“Increasingly, there is a need for IoT data to be shared across a wider IoT ecosystem too in order to maximise its benefits.”

That’s where DLTs such as blockchain come in, allowing IoT data to be shared and stored securely across that ecosystem and value chain.

Power of IoT, AI and DLTs in connected cars

The connected car ecosystem is the perfect example of how AI, IoT and DLTs interact. As a car travels along, it generates and receives information as part of a wider IoT ecosystem, or vehicle-to-anything (V2X), environment. So, when it passes through an automated toll booth a transaction occurs that captures information about the vehicle, but it also requires access to a payment ecosystem that enables the secure, automated transmission of funds from the owner to the toll operator. This could be done in a variety of ways, including e-wallet technology, banking, charge card, etc.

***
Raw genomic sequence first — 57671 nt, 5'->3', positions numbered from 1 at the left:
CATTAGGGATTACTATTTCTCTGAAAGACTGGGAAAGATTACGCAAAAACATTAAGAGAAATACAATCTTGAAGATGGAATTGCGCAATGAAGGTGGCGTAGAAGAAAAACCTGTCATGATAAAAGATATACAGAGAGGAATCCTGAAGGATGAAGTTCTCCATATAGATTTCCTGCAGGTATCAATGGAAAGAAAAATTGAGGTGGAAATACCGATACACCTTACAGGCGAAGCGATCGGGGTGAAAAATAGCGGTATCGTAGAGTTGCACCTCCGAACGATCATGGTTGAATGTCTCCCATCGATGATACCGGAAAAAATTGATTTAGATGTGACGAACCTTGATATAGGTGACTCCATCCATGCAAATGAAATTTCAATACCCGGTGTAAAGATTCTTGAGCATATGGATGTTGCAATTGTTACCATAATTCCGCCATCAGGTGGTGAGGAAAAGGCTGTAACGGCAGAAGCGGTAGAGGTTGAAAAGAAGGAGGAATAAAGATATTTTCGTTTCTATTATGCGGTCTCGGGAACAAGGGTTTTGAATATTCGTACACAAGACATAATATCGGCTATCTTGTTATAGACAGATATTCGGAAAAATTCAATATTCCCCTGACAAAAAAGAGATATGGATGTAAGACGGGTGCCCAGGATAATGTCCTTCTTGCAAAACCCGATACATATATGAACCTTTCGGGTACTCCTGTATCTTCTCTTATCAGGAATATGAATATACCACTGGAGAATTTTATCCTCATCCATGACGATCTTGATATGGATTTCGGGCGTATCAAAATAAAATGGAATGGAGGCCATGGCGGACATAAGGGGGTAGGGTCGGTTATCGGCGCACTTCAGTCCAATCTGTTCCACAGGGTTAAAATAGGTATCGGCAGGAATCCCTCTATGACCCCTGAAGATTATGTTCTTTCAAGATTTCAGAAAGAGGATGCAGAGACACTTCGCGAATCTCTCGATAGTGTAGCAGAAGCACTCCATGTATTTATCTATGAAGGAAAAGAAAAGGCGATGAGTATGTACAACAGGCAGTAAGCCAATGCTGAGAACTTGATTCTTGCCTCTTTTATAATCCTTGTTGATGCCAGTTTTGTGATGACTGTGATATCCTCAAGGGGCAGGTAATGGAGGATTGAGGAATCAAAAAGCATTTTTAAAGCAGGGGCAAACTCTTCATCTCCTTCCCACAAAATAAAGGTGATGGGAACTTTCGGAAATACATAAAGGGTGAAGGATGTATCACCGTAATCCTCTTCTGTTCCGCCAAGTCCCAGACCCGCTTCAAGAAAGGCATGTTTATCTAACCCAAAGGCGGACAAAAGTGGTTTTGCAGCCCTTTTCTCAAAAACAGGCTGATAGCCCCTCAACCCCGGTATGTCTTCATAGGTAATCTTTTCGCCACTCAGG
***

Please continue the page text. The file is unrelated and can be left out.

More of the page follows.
“Perhaps more significantly than that though, each transaction becomes part of potentially millions of transactions that can be analysed by a big data AI engine.”

This could determine characteristics about the volume of cars going through the toll system, the time of day, type of vehicle, type of payment, direction, and so on, helping different players in the connected car ecosystem to understand more about their customers, vehicles and road usage. This data can then be used to determine not just how many toll booths need to be open at different times of the day, or when to close them for maintenance – but also if there might be market potential for opening a new supermarket or service station targeting commuters, for example.

The challenges with IoT, AI and DLTs

The architecture and hardware/software environments associated with IoT, AI and DLTs are different, which can make it challenging for businesses to bring them together in an-easy-to-operate solution.

“Each of the three technologies also has its own fragmented systems and standards, with an array of security, data privacy, legal, and ethical issues.”